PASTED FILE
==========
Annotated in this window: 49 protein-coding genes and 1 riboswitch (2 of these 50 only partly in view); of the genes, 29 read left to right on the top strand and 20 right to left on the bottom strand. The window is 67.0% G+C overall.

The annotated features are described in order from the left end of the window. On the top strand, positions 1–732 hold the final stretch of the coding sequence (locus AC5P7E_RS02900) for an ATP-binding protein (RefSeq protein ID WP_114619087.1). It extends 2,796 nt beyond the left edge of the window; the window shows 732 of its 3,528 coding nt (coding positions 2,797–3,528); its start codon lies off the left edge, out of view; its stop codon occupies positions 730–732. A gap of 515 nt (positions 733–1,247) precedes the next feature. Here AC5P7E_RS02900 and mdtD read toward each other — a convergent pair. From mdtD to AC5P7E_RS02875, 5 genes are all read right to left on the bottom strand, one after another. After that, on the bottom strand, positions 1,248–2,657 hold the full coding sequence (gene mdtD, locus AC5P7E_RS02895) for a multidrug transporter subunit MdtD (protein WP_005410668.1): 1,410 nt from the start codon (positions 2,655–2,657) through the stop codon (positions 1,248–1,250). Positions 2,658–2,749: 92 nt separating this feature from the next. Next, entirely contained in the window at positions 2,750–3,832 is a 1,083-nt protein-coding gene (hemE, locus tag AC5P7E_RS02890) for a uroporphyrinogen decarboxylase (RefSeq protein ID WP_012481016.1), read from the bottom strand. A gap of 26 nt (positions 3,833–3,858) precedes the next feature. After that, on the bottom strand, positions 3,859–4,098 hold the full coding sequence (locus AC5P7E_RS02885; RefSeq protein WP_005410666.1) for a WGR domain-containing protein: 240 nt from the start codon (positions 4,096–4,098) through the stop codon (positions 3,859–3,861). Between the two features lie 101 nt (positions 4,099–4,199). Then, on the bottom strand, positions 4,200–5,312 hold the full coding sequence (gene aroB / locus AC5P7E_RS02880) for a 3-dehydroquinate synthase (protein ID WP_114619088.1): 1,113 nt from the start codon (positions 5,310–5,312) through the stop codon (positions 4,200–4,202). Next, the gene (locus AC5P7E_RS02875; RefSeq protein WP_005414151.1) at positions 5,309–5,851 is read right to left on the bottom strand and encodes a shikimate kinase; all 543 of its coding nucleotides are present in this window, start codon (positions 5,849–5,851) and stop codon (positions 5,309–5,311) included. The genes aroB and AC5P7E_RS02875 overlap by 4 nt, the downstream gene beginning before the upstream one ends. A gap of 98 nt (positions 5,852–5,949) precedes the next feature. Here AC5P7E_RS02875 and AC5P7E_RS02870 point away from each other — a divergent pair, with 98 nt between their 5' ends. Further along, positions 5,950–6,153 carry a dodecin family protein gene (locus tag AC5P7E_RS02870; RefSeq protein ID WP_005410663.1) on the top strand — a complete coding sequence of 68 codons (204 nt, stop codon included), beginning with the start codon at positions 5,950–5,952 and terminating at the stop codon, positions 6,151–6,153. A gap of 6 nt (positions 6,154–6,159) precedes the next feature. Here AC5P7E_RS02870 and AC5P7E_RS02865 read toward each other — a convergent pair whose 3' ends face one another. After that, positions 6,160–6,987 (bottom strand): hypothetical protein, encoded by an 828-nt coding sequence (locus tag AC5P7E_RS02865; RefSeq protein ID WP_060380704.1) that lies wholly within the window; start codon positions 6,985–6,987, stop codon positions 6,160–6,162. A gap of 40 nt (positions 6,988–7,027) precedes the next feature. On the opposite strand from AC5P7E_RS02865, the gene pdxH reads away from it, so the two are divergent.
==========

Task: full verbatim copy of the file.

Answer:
Annotated in this window: 49 protein-coding genes and 1 riboswitch (2 of these 50 only partly in view); of the genes, 29 read left to right on the top strand and 20 right to left on the bottom strand. The window is 67.0% G+C overall.

The annotated features are described in order from the left end of the window. On the top strand, positions 1–732 hold the final stretch of the coding sequence (locus AC5P7E_RS02900) for an ATP-binding protein (RefSeq protein ID WP_114619087.1). It extends 2,796 nt beyond the left edge of the window; the window shows 732 of its 3,528 coding nt (coding positions 2,797–3,528); its start codon lies off the left edge, out of view; its stop codon occupies positions 730–732. A gap of 515 nt (positions 733–1,247) precedes the next feature. Here AC5P7E_RS02900 and mdtD read toward each other — a convergent pair. From mdtD to AC5P7E_RS02875, 5 genes are all read right to left on the bottom strand, one after another. After that, on the bottom strand, positions 1,248–2,657 hold the full coding sequence (gene mdtD, locus AC5P7E_RS02895) for a multidrug transporter subunit MdtD (protein WP_005410668.1): 1,410 nt from the start codon (positions 2,655–2,657) through the stop codon (positions 1,248–1,250). Positions 2,658–2,749: 92 nt separating this feature from the next. Next, entirely contained in the window at positions 2,750–3,832 is a 1,083-nt protein-coding gene (hemE, locus tag AC5P7E_RS02890) for a uroporphyrinogen decarboxylase (RefSeq protein ID WP_012481016.1), read from the bottom strand. A gap of 26 nt (positions 3,833–3,858) precedes the next feature. After that, on the bottom strand, positions 3,859–4,098 hold the full coding sequence (locus AC5P7E_RS02885; RefSeq protein WP_005410666.1) for a WGR domain-containing protein: 240 nt from the start codon (positions 4,096–4,098) through the stop codon (positions 3,859–3,861). Between the two features lie 101 nt (positions 4,099–4,199). Then, on the bottom strand, positions 4,200–5,312 hold the full coding sequence (gene aroB / locus AC5P7E_RS02880) for a 3-dehydroquinate synthase (protein ID WP_114619088.1): 1,113 nt from the start codon (positions 5,310–5,312) through the stop codon (positions 4,200–4,202). Next, the gene (locus AC5P7E_RS02875; RefSeq protein WP_005414151.1) at positions 5,309–5,851 is read right to left on the bottom strand and encodes a shikimate kinase; all 543 of its coding nucleotides are present in this window, start codon (positions 5,849–5,851) and stop codon (positions 5,309–5,311) included. The genes aroB and AC5P7E_RS02875 overlap by 4 nt, the downstream gene beginning before the upstream one ends. A gap of 98 nt (positions 5,852–5,949) precedes the next feature. Here AC5P7E_RS02875 and AC5P7E_RS02870 point away from each other — a divergent pair, with 98 nt between their 5' ends. Further along, positions 5,950–6,153 carry a dodecin family protein gene (locus tag AC5P7E_RS02870; RefSeq protein ID WP_005410663.1) on the top strand — a complete coding sequence of 68 codons (204 nt, stop codon included), beginning with the start codon at positions 5,950–5,952 and terminating at the stop codon, positions 6,151–6,153. A gap of 6 nt (positions 6,154–6,159) precedes the next feature. Here AC5P7E_RS02870 and AC5P7E_RS02865 read toward each other — a convergent pair whose 3' ends face one another. After that, positions 6,160–6,987 (bottom strand): hypothetical protein, encoded by an 828-nt coding sequence (locus tag AC5P7E_RS02865; RefSeq protein ID WP_060380704.1) that lies wholly within the window; start codon positions 6,985–6,987, stop codon positions 6,160–6,162. A gap of 40 nt (positions 6,988–7,027) precedes the next feature. On the opposite strand from AC5P7E_RS02865, the gene pdxH reads away from it, so the two are divergent.